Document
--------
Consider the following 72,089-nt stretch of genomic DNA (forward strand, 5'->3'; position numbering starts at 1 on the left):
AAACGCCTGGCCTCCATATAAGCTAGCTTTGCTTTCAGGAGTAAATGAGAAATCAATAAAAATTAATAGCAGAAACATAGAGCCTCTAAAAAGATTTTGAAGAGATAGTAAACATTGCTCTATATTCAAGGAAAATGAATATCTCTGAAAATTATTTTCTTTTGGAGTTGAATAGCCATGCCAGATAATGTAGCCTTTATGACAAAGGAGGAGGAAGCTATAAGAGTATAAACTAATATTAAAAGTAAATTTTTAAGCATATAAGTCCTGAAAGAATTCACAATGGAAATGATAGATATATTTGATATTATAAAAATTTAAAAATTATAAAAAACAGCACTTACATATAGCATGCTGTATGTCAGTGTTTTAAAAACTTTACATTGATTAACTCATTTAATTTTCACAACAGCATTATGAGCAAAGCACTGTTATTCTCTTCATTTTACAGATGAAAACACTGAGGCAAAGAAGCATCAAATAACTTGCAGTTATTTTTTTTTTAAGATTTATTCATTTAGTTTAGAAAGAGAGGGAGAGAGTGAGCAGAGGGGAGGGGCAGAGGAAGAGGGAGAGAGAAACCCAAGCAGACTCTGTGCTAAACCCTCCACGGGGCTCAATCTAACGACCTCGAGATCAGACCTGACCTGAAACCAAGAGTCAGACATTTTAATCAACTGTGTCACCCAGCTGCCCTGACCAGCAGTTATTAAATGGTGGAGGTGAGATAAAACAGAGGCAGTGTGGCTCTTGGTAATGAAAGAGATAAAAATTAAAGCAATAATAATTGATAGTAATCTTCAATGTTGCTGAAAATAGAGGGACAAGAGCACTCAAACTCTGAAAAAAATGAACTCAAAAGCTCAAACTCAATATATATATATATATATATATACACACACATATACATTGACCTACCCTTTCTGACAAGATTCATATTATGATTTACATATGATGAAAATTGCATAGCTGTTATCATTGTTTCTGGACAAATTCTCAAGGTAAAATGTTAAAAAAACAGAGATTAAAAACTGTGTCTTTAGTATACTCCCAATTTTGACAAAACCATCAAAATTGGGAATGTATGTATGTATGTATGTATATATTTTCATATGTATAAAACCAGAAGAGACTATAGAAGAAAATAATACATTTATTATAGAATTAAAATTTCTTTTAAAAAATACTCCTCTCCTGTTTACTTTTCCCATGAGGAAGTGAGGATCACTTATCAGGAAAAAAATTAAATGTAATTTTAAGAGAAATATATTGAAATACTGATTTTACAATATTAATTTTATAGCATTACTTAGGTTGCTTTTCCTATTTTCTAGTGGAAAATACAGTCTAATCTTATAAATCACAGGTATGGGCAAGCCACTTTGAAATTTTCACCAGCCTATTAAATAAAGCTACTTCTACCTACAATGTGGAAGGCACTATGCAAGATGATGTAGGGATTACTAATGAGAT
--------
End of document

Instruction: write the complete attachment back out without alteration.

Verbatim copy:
Consider the following 72,089-nt stretch of genomic DNA (forward strand, 5'->3'; position numbering starts at 1 on the left):
AAACGCCTGGCCTCCATATAAGCTAGCTTTGCTTTCAGGAGTAAATGAGAAATCAATAAAAATTAATAGCAGAAACATAGAGCCTCTAAAAAGATTTTGAAGAGATAGTAAACATTGCTCTATATTCAAGGAAAATGAATATCTCTGAAAATTATTTTCTTTTGGAGTTGAATAGCCATGCCAGATAATGTAGCCTTTATGACAAAGGAGGAGGAAGCTATAAGAGTATAAACTAATATTAAAAGTAAATTTTTAAGCATATAAGTCCTGAAAGAATTCACAATGGAAATGATAGATATATTTGATATTATAAAAATTTAAAAATTATAAAAAACAGCACTTACATATAGCATGCTGTATGTCAGTGTTTTAAAAACTTTACATTGATTAACTCATTTAATTTTCACAACAGCATTATGAGCAAAGCACTGTTATTCTCTTCATTTTACAGATGAAAACACTGAGGCAAAGAAGCATCAAATAACTTGCAGTTATTTTTTTTTTAAGATTTATTCATTTAGTTTAGAAAGAGAGGGAGAGAGTGAGCAGAGGGGAGGGGCAGAGGAAGAGGGAGAGAGAAACCCAAGCAGACTCTGTGCTAAACCCTCCACGGGGCTCAATCTAACGACCTCGAGATCAGACCTGACCTGAAACCAAGAGTCAGACATTTTAATCAACTGTGTCACCCAGCTGCCCTGACCAGCAGTTATTAAATGGTGGAGGTGAGATAAAACAGAGGCAGTGTGGCTCTTGGTAATGAAAGAGATAAAAATTAAAGCAATAATAATTGATAGTAATCTTCAATGTTGCTGAAAATAGAGGGACAAGAGCACTCAAACTCTGAAAAAAATGAACTCAAAAGCTCAAACTCAATATATATATATATATATATATACACACACATATACATTGACCTACCCTTTCTGACAAGATTCATATTATGATTTACATATGATGAAAATTGCATAGCTGTTATCATTGTTTCTGGACAAATTCTCAAGGTAAAATGTTAAAAAAACAGAGATTAAAAACTGTGTCTTTAGTATACTCCCAATTTTGACAAAACCATCAAAATTGGGAATGTATGTATGTATGTATGTATATATTTTCATATGTATAAAACCAGAAGAGACTATAGAAGAAAATAATACATTTATTATAGAATTAAAATTTCTTTTAAAAAATACTCCTCTCCTGTTTACTTTTCCCATGAGGAAGTGAGGATCACTTATCAGGAAAAAAATTAAATGTAATTTTAAGAGAAATATATTGAAATACTGATTTTACAATATTAATTTTATAGCATTACTTAGGTTGCTTTTCCTATTTTCTAGTGGAAAATACAGTCTAATCTTATAAATCACAGGTATGGGCAAGCCACTTTGAAATTTTCACCAGCCTATTAAATAAAGCTACTTCTACCTACAATGTGGAAGGCACTATGCAAGATGATGTAGGGATTACTAATGAGAT